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    How Brain Injury Affects Marriage

    January 10th, 2012

    What survives of a marriage when a spouse suffers brain injury?

    According to an article in The New York Times, that’s the question being investigated by Dr. Jeffrey S. Kreutzer and other psychologists at Virginia Commonwealth University (V.C.U.) in Richmond. In addition, the psychologists are working to develop marriage counseling techniques for affected couples.

    According to a 2007 article published in the journal NeuroRehabilitation, when a spouse suffers a brain injury, the risk of divorce is surprisingly low—approximately 17 percent. Well below the national average for uninjured couples. But the statistic may not be an accurate reflection of the health of the marriages—the couples aren’t necessarily happy. According to Dr. Kreutzer: “While people may technically be married, the quality of their relationship has been seriously diminished.” According to The New York Times:

    Dr. Kreutzer and other psychologists at V.C.U. are among the few therapists in the country trying to develop marriage counseling techniques tailored to couples dealing with brain injuries. Traditional marriage counselors often hope to restore people and their relationships to their original luster. For Dr. Kreutzer and his team, recovery often means teaching uninjured spouses to forge a relationship with a profoundly changed person — and helping injured spouses to accept that they are changed people.

    “Changed” doesn’t begin to describe what some spouses experience.

    Depending on the severity of the brain injury, an individual may be considerably changed by the injury…so much so that he or she may seem like an entirely different person. Injured people often have difficulties with attention, concentration, memory, reading, writing, and speaking. They may appear confused, have trouble with physical coordination, and become impulsive—buying expensive items they can’t afford, take off on trips without notification, or other potentially damaging behaviors. And then there are the possible personality changes:  aggressiveness, irritability, mood swings, depression, lack of motivation, and poor judgment. While every person experiences a different constellation of symptoms, even a small number of these symptoms can make the spouse of a brain-injured individual wonder what happened to the person they married.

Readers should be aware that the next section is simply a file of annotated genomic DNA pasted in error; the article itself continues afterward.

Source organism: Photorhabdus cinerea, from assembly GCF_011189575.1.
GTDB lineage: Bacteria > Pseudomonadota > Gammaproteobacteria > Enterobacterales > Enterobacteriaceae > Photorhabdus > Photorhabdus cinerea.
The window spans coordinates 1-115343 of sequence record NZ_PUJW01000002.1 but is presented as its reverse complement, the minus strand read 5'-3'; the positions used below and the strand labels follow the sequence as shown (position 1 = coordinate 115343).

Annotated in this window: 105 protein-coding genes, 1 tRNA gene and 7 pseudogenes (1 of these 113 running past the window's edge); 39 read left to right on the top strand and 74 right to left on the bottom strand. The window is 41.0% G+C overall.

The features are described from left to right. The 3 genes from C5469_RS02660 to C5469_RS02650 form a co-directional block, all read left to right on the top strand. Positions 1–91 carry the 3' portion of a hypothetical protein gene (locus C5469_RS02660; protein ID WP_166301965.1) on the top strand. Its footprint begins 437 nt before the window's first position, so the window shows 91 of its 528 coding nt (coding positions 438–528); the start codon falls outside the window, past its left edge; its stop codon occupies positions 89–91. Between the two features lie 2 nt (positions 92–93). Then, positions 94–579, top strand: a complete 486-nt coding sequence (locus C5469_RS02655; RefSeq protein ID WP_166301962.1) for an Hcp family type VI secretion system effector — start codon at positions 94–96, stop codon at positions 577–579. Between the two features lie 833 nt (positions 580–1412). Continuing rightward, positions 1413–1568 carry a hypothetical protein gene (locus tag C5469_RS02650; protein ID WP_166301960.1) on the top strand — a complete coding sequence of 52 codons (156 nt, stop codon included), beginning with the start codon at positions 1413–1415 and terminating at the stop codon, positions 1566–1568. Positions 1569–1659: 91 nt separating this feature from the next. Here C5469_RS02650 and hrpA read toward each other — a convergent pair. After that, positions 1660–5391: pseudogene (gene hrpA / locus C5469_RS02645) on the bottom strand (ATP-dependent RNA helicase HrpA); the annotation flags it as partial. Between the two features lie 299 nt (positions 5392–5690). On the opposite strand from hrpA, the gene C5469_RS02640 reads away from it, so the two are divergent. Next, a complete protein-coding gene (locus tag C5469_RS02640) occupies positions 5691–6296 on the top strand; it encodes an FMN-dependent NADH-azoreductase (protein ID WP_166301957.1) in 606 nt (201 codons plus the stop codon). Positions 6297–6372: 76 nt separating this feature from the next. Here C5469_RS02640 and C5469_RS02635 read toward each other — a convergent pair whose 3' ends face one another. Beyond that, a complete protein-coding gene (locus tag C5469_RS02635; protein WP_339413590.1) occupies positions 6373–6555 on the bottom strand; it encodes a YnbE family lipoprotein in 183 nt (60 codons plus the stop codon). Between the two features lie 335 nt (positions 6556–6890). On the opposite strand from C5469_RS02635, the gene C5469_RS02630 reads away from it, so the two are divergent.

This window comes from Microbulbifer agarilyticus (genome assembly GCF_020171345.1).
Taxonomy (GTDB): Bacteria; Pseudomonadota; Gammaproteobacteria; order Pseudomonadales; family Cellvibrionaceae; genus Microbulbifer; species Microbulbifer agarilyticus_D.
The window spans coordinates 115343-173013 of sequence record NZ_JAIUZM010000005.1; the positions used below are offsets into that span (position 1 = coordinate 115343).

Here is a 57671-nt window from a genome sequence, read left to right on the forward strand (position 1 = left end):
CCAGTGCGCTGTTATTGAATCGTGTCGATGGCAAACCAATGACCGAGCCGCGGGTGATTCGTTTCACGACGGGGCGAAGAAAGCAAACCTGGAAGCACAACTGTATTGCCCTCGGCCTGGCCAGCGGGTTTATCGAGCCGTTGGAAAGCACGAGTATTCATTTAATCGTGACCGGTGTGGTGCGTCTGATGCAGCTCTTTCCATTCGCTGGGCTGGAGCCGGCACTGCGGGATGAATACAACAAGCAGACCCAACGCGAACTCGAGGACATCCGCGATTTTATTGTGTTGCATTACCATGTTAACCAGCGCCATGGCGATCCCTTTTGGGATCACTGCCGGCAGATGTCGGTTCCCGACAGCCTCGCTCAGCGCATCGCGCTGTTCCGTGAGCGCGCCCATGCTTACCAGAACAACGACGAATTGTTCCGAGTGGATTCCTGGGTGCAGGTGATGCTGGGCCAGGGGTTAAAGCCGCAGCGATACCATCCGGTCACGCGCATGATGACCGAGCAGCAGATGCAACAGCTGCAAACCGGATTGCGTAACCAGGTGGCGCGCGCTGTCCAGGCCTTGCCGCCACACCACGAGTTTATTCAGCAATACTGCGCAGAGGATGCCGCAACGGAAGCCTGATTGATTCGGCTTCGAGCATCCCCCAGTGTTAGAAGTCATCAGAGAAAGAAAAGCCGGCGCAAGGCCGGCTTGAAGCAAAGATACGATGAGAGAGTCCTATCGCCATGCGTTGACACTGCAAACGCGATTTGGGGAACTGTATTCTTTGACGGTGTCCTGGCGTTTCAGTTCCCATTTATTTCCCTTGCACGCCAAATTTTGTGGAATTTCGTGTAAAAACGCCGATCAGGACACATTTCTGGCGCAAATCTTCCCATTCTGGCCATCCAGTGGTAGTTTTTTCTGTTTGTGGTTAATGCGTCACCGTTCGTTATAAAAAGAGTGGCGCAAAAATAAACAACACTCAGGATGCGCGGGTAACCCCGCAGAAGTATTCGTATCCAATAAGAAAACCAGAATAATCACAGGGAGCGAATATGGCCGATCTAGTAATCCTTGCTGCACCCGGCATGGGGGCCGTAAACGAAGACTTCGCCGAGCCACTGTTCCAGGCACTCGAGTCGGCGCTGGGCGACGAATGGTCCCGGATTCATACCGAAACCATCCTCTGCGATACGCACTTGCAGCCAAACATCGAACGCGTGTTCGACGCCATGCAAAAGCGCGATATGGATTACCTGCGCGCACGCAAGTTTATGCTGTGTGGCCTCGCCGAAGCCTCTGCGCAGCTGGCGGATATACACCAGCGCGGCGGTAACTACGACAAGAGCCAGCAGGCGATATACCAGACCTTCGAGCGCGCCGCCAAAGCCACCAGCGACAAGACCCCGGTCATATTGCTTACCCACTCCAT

The article in The New York Times talks about the experiences of Terry Curtis—who suffered brain injury from a tumor and the surgery needed to remove it—and his wife Vicky:

    Mrs. Curtis, 60, was once drawn to her husband’s “sparkle,” she said. After the injury, he “flat-lined” emotionally, and he suffers from depression, anxiety and a lack of motivation. Her husband sometimes makes erratic decisions, she added, like the time he decided to take a do-it-yourself approach to the plumbing at their home in Coralville, Iowa. “Not a good picture when I got home,” Mrs. Curtis said. “And you can yell at him like a little kid, but he didn’t know any better.”

    Once a software programming analyst, Mr. Curtis, 57, has “a lot fewer interests” than he did before the injury, and he estimates he has lost 90 percent of his friends.

    “It’s a new you,” he said, “and they just can’t cope with that.”

    It’s worse for a spouse, who lives with the changed person. According to the psychologists, the factor that seems to keep marriages from falling apart is guilt. It’s hard to be the kind of person who gets a divorce from a brain-injured person. The goal in therapy is to help the couple see that the person will not ever be exactly the same…that they will have to deal with a “new normal” in their lives…but that it may be possible to rediscover a new facet to the old relationship.

    That may be the real definition of hope.

    To read the full article in The New York Times, click here:  When Injuries to the Brain Tear at Hearts

    To learn more about traumatic brain injuries, visit our dedicated webpage here:  HensonFuerst TBI page